A film noir I hadn´t seen before. Cheap, pulpy, lurid, hard-boiled, and rotten to its core. Just the way I like ’em. A bag of cash is thrown into the wrong car and the rest of the film is about everyone it doesn´t belong to trying to get their hands on it. Lizabeth Scott makes a bid to be the most fatal of femmes in the whole of film noir. She lies, and lies and lies. She cons and schemes and scams and is also able to come up with a new story every time she´s cornered. She´s so cool and collected she drives even Dan Duryea to drink. ´Don´t ever change,’ he tells her, ‘I wouldn´t like to see what you´re like with a heart’. Good thing because her heart is nowhere evident. Men fall like flies. Scott is totally inexpressive and completely great. She only livens up when her eyes focus on cash, diamonds or furs. Her heart beats only to the good life and she positively glistens to a kill. As to the saps…I mean the men… Oy, vey! The film is nothing special visually. Except for Lizabeth Scott and Dan Duryea, the cast is second-rate. But it´s got real narrative propulsion and completely basks in the seamy underside of life like great pulp is meant to. I loved it.
The Arrow Academy transfer is a pleasure to watch with very fine extras by Alex K Rode and a documentary on the film´s restoration. A must have for noir aficionados.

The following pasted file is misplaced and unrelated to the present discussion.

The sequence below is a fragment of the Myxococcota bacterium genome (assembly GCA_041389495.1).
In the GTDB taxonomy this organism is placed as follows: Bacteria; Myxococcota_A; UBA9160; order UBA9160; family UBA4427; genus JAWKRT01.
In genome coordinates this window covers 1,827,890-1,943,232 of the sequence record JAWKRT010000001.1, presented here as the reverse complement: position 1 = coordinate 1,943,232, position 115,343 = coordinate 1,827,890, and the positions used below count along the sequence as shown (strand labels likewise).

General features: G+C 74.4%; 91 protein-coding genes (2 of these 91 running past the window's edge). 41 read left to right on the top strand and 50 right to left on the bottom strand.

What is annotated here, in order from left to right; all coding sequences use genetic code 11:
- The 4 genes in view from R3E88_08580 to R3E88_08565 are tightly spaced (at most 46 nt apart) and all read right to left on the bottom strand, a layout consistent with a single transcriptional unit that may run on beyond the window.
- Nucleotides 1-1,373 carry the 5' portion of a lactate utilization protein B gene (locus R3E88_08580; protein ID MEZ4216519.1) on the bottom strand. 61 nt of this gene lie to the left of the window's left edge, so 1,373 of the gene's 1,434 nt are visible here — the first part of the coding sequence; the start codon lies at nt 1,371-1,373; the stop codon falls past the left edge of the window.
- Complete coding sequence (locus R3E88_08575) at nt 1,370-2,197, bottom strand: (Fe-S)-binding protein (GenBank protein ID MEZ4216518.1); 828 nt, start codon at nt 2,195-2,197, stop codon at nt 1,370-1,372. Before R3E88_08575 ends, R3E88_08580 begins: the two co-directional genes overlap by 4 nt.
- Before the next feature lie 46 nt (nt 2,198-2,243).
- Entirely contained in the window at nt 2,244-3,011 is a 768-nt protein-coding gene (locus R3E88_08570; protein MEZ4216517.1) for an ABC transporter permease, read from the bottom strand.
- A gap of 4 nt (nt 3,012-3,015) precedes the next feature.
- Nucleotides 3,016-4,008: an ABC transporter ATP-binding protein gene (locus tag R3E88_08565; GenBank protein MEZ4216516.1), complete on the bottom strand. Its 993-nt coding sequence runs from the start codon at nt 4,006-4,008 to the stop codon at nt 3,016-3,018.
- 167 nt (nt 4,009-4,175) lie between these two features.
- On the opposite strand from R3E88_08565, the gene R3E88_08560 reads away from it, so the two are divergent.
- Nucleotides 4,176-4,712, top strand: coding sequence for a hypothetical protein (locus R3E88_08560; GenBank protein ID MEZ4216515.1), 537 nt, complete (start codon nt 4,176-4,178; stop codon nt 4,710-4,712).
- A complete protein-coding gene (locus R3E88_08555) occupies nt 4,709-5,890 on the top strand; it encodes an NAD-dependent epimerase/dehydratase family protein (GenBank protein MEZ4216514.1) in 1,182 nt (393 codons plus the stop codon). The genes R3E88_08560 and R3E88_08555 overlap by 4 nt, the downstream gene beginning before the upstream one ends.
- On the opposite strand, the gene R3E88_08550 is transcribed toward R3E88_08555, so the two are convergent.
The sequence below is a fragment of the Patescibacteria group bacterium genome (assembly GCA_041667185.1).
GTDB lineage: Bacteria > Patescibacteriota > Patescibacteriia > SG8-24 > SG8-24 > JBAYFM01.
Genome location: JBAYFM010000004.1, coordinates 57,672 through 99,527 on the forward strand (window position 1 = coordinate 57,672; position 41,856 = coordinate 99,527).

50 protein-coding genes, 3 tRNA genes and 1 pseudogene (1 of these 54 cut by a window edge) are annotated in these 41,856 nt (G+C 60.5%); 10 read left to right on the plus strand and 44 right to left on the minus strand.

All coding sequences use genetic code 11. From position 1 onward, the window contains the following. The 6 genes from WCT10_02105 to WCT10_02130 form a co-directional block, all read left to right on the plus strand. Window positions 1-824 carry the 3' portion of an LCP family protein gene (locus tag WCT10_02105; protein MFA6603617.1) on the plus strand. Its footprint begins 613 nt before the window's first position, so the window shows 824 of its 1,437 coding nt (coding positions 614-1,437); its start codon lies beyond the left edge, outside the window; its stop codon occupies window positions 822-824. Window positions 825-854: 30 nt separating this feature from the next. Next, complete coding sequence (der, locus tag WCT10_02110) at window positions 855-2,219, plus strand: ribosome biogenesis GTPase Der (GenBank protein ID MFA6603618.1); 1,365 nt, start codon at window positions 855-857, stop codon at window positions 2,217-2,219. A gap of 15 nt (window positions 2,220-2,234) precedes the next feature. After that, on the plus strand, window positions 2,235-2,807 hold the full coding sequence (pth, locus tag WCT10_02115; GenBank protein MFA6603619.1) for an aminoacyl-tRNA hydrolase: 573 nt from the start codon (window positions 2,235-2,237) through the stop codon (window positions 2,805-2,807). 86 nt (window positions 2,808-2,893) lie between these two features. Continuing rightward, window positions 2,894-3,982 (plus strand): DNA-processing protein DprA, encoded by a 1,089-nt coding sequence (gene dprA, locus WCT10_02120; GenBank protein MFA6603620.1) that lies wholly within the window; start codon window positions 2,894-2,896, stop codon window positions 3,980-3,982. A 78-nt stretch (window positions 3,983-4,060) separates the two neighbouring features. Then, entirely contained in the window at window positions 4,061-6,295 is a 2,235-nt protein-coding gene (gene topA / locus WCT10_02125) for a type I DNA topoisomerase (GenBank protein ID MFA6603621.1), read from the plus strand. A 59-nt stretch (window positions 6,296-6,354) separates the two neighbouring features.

Of the films I´ve been seeing recently that I loved as a child, Born Yesterday has been the most disappointing. It´s relative of course. The film is certainly interesting and entertaining; and the political satire, a relatively brave choice for a popular entertainment in the midst of the McCarthy era, seems more relevant than ever. The travelogue elements of how we´re shown Washington D.C. must have been a real attraction then and still work now. And surely playing writers chased by Gloria Swanson and Judy Holliday in two of the hit films of that year — Sunset Boulevard was the other one — is what must have catapulted William Holden into being a proper box-office star? Still that said, the film is overly pat and a little preachy, Broderick Crawford´s performance is a bit coarse, and Holliday, whom I adore, seems overly rehearsed. She´s great — it´s her most celebrated performance — but not quite real, every line reading fuelled by a clearly visible intention for very particular effects. The revelation of the re-watching has been Holden: A subtle performance, really understated and yet bringing charm and liveliness to a completely thankless role.It makes me uneasy also that the villain is a working class self-made millionaire who´s worked since he was twelve. The faith in the system is touching, its mythification less so. There are reasons the Garson Kanin´s play isn´t much revived: everything´s a bit pat and mechanical, though Cukor´s direction is controlled, masterful really, and opens up the play in interesting ways.
The Arrow Academy transfer is lovely and Pam Hutchtinson´s introductory essay is excellent. But talking-head discussion, even by prominent academics, make for quite dull extras. A disappointment, if only in relation to my memory of it.